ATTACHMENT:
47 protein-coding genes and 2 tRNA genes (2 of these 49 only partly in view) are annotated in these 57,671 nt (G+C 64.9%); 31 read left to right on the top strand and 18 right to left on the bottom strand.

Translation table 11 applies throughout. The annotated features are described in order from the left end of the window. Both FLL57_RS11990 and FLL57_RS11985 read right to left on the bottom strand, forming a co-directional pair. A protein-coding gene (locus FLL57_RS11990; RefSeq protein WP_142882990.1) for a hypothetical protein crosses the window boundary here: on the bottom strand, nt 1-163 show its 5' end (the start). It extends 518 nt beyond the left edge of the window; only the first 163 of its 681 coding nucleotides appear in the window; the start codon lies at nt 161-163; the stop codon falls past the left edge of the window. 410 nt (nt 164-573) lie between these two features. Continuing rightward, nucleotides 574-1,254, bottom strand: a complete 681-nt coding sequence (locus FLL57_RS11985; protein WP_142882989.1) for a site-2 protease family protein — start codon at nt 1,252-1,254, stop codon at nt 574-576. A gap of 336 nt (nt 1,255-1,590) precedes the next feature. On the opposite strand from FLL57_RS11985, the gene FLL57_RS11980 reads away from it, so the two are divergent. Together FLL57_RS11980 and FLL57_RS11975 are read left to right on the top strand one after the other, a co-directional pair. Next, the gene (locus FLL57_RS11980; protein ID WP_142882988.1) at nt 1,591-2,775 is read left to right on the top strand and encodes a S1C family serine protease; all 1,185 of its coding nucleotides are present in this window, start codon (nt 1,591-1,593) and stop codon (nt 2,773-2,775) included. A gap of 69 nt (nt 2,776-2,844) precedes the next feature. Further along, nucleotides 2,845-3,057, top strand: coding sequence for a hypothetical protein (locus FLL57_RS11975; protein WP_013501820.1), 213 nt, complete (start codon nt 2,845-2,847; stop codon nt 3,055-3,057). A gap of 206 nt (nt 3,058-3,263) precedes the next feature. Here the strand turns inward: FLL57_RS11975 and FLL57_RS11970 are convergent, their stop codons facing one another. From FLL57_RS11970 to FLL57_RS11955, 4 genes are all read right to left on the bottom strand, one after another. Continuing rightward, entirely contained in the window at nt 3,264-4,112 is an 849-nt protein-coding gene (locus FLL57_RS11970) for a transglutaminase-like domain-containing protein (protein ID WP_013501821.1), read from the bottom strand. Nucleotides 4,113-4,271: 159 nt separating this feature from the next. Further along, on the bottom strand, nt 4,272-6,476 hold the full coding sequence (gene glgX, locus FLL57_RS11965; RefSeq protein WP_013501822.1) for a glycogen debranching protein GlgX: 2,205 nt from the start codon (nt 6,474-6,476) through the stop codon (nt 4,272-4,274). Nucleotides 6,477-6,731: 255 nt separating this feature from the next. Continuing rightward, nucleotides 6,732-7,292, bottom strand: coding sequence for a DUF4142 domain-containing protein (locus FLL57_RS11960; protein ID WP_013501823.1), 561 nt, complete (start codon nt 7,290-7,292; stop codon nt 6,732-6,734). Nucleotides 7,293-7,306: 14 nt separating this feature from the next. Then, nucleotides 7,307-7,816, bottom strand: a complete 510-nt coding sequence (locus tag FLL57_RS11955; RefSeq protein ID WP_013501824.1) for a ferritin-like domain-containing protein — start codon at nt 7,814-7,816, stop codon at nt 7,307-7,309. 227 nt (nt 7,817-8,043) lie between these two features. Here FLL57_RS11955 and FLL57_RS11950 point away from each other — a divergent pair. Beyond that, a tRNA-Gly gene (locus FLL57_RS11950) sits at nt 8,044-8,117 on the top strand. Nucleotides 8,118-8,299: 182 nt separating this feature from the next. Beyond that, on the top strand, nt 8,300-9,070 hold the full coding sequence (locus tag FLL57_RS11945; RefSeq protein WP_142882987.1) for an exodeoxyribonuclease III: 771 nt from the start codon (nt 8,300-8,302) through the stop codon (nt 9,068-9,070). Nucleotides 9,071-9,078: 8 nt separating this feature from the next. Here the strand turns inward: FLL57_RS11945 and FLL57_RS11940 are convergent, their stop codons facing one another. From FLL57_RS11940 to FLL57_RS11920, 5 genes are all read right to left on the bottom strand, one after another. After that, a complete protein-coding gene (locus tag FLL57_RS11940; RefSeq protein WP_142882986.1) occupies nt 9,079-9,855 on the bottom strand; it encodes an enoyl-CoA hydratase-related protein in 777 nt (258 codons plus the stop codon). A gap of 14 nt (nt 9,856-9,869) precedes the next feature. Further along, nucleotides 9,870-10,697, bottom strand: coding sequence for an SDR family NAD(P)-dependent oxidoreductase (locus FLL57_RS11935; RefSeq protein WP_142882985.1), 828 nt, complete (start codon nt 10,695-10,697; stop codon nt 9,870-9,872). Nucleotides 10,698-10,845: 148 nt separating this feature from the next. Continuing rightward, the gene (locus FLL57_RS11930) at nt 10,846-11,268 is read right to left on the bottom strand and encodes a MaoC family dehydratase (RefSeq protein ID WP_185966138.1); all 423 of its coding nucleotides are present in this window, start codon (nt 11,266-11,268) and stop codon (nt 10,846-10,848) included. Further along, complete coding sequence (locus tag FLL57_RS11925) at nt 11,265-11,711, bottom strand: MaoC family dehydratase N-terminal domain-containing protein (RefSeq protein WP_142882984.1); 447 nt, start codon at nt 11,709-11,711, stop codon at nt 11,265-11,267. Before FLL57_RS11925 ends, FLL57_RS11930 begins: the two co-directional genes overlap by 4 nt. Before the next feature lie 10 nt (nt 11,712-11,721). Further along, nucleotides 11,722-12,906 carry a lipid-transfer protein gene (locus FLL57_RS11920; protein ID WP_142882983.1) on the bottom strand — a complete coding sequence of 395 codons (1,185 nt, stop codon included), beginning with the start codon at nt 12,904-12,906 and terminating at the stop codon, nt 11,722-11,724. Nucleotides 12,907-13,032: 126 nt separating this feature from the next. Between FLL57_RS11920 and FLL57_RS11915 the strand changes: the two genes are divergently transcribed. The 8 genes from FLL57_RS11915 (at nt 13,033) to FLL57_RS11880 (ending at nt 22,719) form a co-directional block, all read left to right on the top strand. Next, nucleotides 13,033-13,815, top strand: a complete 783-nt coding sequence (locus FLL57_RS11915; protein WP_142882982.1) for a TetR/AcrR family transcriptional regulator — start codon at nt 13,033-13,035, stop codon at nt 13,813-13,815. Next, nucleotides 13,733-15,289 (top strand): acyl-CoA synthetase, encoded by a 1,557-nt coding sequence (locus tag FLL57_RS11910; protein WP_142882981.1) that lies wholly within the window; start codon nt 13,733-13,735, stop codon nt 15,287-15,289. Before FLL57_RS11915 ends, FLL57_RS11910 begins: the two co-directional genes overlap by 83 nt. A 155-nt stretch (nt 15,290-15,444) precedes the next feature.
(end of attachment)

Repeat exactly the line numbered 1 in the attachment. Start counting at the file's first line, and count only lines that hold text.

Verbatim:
47 protein-coding genes and 2 tRNA genes (2 of these 49 only partly in view) are annotated in these 57,671 nt (G+C 64.9%); 31 read left to right on the top strand and 18 right to left on the bottom strand.